Qué sorpresa: Albarino Tinto & other Rias Baixas reds
Lately Galician reds have grabbed my attention, especially wines from Ribeira Sacra. But yesterday was full of surprises. I’m sure I’m not alone in thinking Rias Baixas is all about Albarino. This white grape – Portugal’s Alvarinho – dominates the region and I’ve tasted a good many terrific examples this week. But reds?
Fortunately, I was in the hands of the Instituto Galego do Vino, who invited me to speak at Monday’s Atlante Wine Forum. They had organised a visit with garagiste Manuel Moldes (pictured) who makes terrific Albarinos (my favourite wines of the week, amongst strong competition).
Highly territorial geese protect his favourite vineyard, Finca a Pedreira. Trust me. they were intimidating! So I dread to think what gorgons will be deployed to guard this one (pictured below), which Moldes is keen to buy.
It is planted to the once common, now rare, red variety Espadeiro. Rare because most red varietal vines were grubbed up in the Albarino boom of 30-40 years ago; in fact more than half of the original Espadeiro vineyard has already been replaced by much younger Albarino vines.
And when I say much younger, I mean well over 100 years younger. Moldes reckons that these surviving ungrafted Espadeiro vines are around 200 years old!
I wish him luck with the purchase, not least since I enjoyed his Albarinos so much. Especially his new super-focused, mineral cuvee Fulcro, from schist soils.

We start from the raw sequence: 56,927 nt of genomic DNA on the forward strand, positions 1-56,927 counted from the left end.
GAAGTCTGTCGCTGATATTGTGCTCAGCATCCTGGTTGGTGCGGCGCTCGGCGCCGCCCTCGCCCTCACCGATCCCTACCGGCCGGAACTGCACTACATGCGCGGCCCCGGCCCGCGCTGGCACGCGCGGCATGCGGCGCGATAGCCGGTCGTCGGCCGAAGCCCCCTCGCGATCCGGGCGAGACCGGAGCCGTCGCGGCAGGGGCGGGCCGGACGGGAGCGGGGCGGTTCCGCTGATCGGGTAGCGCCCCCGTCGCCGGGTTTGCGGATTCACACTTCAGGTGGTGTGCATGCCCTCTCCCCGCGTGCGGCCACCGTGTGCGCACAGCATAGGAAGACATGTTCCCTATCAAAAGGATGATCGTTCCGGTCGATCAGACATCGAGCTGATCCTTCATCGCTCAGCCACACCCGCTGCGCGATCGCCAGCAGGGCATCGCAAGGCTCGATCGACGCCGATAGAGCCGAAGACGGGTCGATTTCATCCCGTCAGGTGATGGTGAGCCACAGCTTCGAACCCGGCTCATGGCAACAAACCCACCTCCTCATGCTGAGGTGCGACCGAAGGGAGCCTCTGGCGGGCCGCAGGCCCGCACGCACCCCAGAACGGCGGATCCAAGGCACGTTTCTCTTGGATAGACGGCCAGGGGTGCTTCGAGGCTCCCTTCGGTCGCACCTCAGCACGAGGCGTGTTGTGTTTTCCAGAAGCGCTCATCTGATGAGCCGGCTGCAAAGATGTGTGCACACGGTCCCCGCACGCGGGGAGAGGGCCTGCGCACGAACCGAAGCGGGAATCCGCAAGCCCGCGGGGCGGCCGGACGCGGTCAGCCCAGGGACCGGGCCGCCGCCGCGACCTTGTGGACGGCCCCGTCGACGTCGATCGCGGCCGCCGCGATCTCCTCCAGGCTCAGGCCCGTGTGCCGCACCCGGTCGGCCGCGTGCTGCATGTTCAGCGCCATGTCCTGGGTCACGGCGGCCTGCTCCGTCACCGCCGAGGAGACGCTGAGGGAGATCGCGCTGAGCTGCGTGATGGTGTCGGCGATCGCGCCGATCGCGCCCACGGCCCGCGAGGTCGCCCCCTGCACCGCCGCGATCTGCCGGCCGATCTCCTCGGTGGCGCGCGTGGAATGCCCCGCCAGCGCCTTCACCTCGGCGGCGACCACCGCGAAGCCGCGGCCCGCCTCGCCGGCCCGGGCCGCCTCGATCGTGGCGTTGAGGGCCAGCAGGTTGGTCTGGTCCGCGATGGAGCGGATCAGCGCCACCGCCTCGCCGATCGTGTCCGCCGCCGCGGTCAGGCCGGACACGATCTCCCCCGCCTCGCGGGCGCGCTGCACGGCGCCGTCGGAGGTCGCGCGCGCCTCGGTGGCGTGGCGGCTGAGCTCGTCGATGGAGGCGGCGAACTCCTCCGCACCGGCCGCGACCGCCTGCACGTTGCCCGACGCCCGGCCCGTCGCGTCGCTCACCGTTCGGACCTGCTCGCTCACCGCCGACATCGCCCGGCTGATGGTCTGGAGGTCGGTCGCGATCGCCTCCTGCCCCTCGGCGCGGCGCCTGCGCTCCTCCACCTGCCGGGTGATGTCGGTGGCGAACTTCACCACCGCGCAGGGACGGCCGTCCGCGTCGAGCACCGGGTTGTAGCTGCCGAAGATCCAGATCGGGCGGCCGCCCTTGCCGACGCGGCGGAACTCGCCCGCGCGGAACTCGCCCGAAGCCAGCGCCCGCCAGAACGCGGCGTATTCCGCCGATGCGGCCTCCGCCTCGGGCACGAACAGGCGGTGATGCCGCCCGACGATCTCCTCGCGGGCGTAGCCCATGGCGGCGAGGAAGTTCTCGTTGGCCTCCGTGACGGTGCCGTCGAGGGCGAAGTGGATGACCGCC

Bodegas Zarate is well known for his outstanding range of ageworthy Albarinos. However, not content with that winemaker Eulogio Pomares started making red wines in 2009, the latest of which is, he believes, an Albarino Tinto. In 2015 (an excellent vintage) he tracked down the vineyard from which the bottle pictured below was produced and has made a barrel of red wine from it.
Pomares is in the process of analysing the grape to confirm its identify, though he speculated that it might be of central european origin. In any event, the barrel sample which we tasted was exciting stuff. Surprisingly dark in hue given its northerly Atlantic provenance, with marked (but vivacious acid and tannins), Pomares explained that the berries are very small and round so, with a high skin to juice ratio, it’s tricky to extract any juice. The wine is intensely perfumed, with lifted violets and a trace of white pepper to nose and juicy blackberry and mineral-sluiced palate.
Zarate’s range includes three other Galician reds, made from Caîno Tinto, Loureiro Red and Espadeiro. We tasted the higher production Caîno Tinto, of which a princely two barrels are made! The heavy bottle signals its ambition. The 2010 has lovely whole bunch riffs of white pepper, herb sausage and orange peel spice which follow through in the mouth. A subtly bony (grape/vine) tannin structure together with its mineral-sluiced delicate but taut and sapid red cherry and wild redcurrant fruit makes for a quite austere palate. But it’s very fine. I liked it very much and reckon it will appeal to lovers of whole bunch Baga, Pinot Noir and Colares. 12% abv.
PS Pomares will be making the next Sidecar with fellow Galician winemaker Susana Esteban, who is based in Alentejo. I looking forward to tasting that!